Some kitchens are equipped with sliding drawers where a trash bin can be placed. Often homeowners choose to put a trash bin under the sink, so it’s hidden from view. Hidden containers need not be pretty but should be well sealed to prevent pest infiltration.
For food waste, choose a well-sealed trash can to keep in smells and keep out pests. For other rooms in the home, privacy and hygiene are key. In the bathroom, a trash can with a lid will keep feminine hygiene products and runny-nose tissues concealed.
Trash cans come with a variety of lid types. Let’s take a look at the most popular.
Hands-free lid: With a hands-free lid, users step on a foot pedal to open the lid. Trash cans with hands-free lids are ideal for kitchen areas. Hands-free lids mean cooks don’t need to touch the bin and risk bacterial contamination of surfaces.
Swing lid: A swing lid keeps waste hidden from view but makes it easy to toss items in the trash. The lid swings open and closed on a center hinge. A trash can with a swing lid is a good option for bathrooms.
Lift lid: Trash cans with lift lids require you to lift the lid with your hands. Lift lids keep waste out of sight, but they are a poor choice for kitchens since you have to touch the trash can.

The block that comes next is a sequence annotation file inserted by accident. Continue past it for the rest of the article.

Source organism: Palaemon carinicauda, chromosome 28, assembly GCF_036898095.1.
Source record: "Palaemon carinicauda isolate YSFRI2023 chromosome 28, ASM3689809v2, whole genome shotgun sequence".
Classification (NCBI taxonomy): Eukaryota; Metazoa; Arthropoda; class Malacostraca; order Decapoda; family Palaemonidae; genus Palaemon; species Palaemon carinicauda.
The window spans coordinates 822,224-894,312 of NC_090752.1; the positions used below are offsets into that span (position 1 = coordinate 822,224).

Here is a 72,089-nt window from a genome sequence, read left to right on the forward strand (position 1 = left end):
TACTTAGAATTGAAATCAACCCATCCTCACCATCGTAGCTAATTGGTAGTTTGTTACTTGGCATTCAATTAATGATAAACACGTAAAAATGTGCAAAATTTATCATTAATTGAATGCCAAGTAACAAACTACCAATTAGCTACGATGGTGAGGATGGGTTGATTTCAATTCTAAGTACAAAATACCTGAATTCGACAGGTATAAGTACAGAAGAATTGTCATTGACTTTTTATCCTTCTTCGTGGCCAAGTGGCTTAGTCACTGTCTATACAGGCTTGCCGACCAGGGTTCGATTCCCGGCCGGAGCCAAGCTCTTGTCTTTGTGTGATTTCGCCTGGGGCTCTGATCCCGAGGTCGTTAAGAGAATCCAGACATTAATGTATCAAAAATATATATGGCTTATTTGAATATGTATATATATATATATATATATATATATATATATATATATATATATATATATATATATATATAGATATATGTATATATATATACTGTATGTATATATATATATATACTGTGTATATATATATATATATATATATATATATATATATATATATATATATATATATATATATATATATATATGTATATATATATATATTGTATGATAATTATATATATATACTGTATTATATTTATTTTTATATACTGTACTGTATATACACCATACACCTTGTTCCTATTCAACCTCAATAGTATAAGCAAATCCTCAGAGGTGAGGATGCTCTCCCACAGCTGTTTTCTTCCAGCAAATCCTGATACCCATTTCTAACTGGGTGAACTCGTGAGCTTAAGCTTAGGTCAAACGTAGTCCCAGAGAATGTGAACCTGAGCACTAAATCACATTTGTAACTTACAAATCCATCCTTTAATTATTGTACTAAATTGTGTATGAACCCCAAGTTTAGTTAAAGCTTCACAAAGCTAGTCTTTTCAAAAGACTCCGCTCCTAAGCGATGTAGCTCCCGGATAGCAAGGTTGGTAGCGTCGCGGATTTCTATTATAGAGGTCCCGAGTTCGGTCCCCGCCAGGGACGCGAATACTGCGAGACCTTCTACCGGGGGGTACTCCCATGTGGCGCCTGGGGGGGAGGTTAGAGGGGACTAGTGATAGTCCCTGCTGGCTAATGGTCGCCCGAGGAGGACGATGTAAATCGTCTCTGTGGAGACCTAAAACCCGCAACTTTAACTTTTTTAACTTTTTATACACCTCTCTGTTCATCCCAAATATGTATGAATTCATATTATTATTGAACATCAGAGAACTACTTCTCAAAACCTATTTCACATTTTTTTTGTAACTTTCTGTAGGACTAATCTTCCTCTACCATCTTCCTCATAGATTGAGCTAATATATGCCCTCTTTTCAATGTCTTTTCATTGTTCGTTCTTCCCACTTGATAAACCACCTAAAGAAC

Sensor lid: Some high-tech trash cans come with sensor lids that open automatically when movement is detected. However, these nifty touchless trash cans require batteries to operate.
No lid: Trash cans without lids are best for office spaces or other rooms where waste isn’t likely to smell or attract pests. They are not ideal for food waste.
Stainless steel trash cans are the easiest to clean, and they don’t absorb bad odors. Plastic is cheaper but stains more readily than metal. Plastic trash cans can pick up foul smells that are tough to get rid of, too. Reserve mesh bins for office spaces where paper is the primary waste product. If you plan on placing your trash can out in the open, a sleek, attractive design is key.
Some trash cans have separate compartments for garbage and recycling. These models are usually pricier and take up more space than regular trash cans. However, a multi-chambered bin might be worth it if you are required to sort your trash by your municipality.
For $20 and under, you can find a multitude of trash cans made of plastic or metal with lift, swing, and hands-free lids.
Trash cans in the $50 to $150 price range have features like sensor lids and are made of stainless steel. Some mid-range models also feature additional compartments for recycling.